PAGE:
“The chief guide which must direct us in the choice of a profession is the welfare of mankind and our own perfection. It should not be thought that these two interests could be in conflict… History calls those men the greatest who have ennobled themselves by working for the common good; experience acclaims as happiest the man who has made the greatest number of people happy… If we have chosen the position in life in which we can most of all work for mankind, no burdens can bow us down, because they are sacrifices for the benefit of all; then we shall experience no petty, limited, selfish joy, but our happiness will belong to millions, our deeds will live on quietly but perpetually at work, and over our ashes will be shed the hot tears of noble people.”
Marx’s own subsequent life did not swerve from his youthful and poetical idealism. During his lifetime, “The Red Terror Doctor,” as he came to be called, was little known, much less read, and still less understood outside a small circle in his own age. Life bestowed him with poverty and a lack of recognition, which probably often made him vituperative towards his ideological opponents.
While it is tempting, as Isaiah Berlin did in his biography, to see Marx’s life as being identical to the history of 19th century socialism, when one looks beyond his works, into his life as a person, Marx emerges as a man who loved his family, loved a drink or two, smoked incessantly, chased his opponents with vehemence, was a voracious reader, an assiduous scholar and above all, a revolutionary.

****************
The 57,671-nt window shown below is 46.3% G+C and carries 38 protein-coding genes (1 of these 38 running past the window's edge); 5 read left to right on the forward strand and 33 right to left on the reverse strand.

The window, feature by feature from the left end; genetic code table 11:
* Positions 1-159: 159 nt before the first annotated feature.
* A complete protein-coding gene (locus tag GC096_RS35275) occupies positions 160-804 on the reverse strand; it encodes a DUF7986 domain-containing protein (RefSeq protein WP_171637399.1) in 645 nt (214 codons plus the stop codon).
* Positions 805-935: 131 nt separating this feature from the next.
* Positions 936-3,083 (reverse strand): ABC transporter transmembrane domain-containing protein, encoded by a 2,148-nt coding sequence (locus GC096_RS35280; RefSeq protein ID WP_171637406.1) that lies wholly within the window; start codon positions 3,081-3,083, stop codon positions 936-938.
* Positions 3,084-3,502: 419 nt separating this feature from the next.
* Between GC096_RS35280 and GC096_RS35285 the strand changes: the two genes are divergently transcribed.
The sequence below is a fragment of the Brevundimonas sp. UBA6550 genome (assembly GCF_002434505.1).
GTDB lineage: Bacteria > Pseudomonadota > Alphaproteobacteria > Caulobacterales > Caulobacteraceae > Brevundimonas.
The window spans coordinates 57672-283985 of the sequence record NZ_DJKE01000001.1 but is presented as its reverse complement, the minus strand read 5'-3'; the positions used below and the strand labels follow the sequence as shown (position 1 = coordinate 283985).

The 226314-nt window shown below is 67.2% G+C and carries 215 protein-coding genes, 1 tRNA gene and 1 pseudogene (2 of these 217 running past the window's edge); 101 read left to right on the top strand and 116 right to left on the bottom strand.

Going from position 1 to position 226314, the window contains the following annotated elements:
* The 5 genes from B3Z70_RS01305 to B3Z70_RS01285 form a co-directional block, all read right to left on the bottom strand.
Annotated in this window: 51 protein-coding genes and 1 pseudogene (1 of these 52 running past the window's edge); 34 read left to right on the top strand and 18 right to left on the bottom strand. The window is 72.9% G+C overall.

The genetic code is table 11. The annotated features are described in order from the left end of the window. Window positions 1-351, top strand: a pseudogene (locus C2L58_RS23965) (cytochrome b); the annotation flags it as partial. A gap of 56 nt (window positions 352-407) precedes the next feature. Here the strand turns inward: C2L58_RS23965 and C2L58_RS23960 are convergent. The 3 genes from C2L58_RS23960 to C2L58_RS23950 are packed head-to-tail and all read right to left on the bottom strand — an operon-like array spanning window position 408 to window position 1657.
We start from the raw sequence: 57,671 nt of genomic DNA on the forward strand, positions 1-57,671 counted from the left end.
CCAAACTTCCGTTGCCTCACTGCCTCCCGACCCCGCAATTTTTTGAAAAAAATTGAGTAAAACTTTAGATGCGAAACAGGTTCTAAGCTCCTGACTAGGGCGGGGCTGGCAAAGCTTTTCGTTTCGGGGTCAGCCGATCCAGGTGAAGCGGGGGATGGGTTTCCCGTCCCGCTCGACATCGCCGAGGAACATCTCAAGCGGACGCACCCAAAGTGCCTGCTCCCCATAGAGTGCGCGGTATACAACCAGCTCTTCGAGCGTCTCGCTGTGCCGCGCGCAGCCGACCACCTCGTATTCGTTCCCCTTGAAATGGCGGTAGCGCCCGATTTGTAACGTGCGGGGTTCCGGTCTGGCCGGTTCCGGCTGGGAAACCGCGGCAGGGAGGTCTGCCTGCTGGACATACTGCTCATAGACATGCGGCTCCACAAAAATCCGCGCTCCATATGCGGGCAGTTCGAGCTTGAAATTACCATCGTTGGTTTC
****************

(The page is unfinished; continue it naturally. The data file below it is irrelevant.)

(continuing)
He married his childhood sweetheart and five years his senior, Jenny Westphalen, adored his daughters and in old age was a man who missed the company of his grandchildren when they weren’t around. At a different plane, his lifelong friendship with Frederic Engels – a bond that both men cherished until the end – is touching and possibly unsurpassed.
What did Marx learn at the end of his life about living? We don’t know if he went back to his essay of youth to compare how he had fared to the high ideals he had set out with, but it might be helpful to recount an incident in lieu of an answer.
In the summer of 1880, the American travel writer, John Swinton, met Marx while the latter was holidaying in Ramsgate, and was granted an interview as “the red terror doctor” played on the beach with his grandchildren while dusk settled in. Swinton reported:
“The talk was of the world, and of man, and of time, and of ideas as our glasses tinkled over the sea. The railway train waits for no man, and night is at hand. Over the thought of the babblement and the scenes of the evening, arose in my mind one question touching upon the final law of being, for which I would seek answer from this sage. Going down to the depths of language and rising to the height of emphasis, during an intersperse of silence, I interrupted the revolutionist and philosopher in these fateful words: What is?’
‘And it seemed as though his mind was inverted for a moment while he looked upon the roaring sea in front and the restless multitude upon the beach. ‘What is?’ I had inquired, to which in deep and solemn tone, he replied: ‘Struggle!’
At first it seemed as though I had heard the echo of despair, but peradventure it was the law of life.”
This was an extension of what Marx had emphasised as the key to social change – the struggle between classes, as applied to the life of an individual. His words echoed in this interview, like his works, sound relevant as much today as they were in the 19th century, whose greatest mover and shaker he was.
Bhupinder Singh is a blogger at A Reader’s Words.